“You take care of the boy, I’ll take care of the father.”
He may be a low-life, boozed-up drifter, but Bennie, as played by the superb Warren Oates, does have a personal moral code.
Chasing after a dead body, so he can hack off the head and collect a million-dollar bounty, he comes to identify with the hapless object of his search.
His sense of loyalty doesn’t help Bennie escape his madly-swirling life.
But, in a world of degenerates, it does make him slightly less of a cretin than the guys shooting at him.
So, there’s that.
All guns blazing.
Rough and ready, Sam Peckinpah’s bullet-riddled tale of bank robbers remains a sterling example of tough guy (and gal) cinema.
Steve McQueen tops the cast as “Doc” McCoy, fresh out of the joint and eager to grab revenge and a few piles of sweet, sweet cash.
Uneasily working with his estranged wife and hampered by sleaze-balls to the left and cold-blooded killers to the right, our anti-hero isn’t exactly a sweetheart.
But then again, who is among this film’s motley collection of no-good-niks?
It was the ’70s man. Dark and devious was the flavor of the day.
Let the bullets fly.
Raining down hot lead, the anti-heroes at the heart of this blood-spattered Western exit in style, shooting their way into the sunset.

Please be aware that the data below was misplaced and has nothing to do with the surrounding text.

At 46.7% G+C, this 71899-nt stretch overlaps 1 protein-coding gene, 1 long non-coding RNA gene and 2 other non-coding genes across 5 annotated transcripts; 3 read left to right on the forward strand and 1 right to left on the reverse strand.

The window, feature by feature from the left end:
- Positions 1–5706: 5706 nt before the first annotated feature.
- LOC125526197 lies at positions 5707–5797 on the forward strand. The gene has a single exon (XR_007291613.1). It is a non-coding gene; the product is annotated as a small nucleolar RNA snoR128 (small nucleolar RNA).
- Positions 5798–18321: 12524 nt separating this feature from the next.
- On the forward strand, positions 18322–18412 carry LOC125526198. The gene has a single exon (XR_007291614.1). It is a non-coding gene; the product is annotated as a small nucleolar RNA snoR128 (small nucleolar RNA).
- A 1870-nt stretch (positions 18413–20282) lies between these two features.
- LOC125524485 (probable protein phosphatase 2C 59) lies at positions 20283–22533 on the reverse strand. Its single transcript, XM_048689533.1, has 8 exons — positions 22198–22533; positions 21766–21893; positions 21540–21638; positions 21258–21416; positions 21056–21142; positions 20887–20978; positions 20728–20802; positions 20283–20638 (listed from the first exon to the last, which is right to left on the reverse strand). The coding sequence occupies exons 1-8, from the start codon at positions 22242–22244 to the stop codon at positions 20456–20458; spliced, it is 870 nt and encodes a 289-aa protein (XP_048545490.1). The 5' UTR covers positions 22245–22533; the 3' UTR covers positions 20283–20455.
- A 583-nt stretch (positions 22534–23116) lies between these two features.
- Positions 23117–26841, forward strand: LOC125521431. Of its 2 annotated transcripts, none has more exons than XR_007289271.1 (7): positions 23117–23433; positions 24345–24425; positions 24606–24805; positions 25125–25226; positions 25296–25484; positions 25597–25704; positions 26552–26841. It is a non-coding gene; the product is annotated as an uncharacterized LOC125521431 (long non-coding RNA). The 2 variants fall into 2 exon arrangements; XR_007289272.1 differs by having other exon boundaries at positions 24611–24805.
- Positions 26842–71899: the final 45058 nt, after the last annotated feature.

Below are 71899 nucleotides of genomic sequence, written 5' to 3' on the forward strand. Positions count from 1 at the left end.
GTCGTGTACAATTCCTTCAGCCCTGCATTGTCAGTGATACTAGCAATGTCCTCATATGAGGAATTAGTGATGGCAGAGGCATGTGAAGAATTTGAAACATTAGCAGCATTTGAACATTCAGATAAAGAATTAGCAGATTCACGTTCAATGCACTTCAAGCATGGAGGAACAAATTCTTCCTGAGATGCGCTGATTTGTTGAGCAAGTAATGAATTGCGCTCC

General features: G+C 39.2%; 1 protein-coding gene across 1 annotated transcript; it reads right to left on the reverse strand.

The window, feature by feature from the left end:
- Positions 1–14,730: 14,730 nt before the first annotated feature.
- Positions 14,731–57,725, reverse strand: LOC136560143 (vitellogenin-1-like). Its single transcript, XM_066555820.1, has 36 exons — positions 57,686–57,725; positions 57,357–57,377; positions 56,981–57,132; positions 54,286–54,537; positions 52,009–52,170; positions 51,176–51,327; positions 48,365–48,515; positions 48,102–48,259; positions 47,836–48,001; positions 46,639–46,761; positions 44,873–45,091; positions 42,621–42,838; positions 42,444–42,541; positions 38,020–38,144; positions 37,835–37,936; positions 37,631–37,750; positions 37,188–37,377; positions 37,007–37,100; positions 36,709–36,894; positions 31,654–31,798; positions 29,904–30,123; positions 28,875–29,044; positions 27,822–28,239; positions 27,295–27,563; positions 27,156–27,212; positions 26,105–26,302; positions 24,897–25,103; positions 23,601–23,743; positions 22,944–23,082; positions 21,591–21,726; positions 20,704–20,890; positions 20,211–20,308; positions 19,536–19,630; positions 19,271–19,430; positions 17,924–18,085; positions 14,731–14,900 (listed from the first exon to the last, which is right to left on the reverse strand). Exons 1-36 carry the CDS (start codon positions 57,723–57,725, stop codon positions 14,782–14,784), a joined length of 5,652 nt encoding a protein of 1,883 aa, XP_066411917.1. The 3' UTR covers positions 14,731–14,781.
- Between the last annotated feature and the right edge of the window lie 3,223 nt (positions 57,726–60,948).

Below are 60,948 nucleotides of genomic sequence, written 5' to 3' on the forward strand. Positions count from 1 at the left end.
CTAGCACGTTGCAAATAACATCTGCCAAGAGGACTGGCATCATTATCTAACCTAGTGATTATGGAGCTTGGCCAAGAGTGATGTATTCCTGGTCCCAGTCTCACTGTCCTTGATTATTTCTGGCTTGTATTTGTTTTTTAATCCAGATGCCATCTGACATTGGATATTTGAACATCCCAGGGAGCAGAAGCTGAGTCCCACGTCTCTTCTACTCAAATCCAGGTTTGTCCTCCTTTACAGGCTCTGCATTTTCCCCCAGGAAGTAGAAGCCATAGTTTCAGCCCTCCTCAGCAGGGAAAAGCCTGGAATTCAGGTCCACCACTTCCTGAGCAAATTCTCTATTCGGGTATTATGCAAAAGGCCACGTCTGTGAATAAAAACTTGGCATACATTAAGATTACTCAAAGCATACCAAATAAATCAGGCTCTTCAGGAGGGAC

Notorious in its day for its crackling violence (and lack of anyone wearing a white hat), it still has a sizable impact, even if it doesn’t make viewers clutch their pearls as hard now.
Look past the blood squibs and bullet holes, and you get a beautifully melancholy tale of men who’ve outlived their time.
The old ways are fading, but they’ll be damned if they don’t go out in a blaze of glory.
Hit ’em with the ol’ change-up.
Director Sam Peckinpah and leading man Steve McQueen are best known for rough ‘n rowdy, often violent, films about hardscrabble men slamming head-first into other not-ready-to-move dudes.
But, in this rarely talked-about modern-day western, the duo shifted away from barking guns and squealing car tires.
Instead, they united to make a melancholy tale of a rodeo rider trying to stay one step ahead of his own rapidly-approaching oblivion.
Even the best cowboy can only stay on the horse so long before body and soul gives out.
Saddle up and track this one down.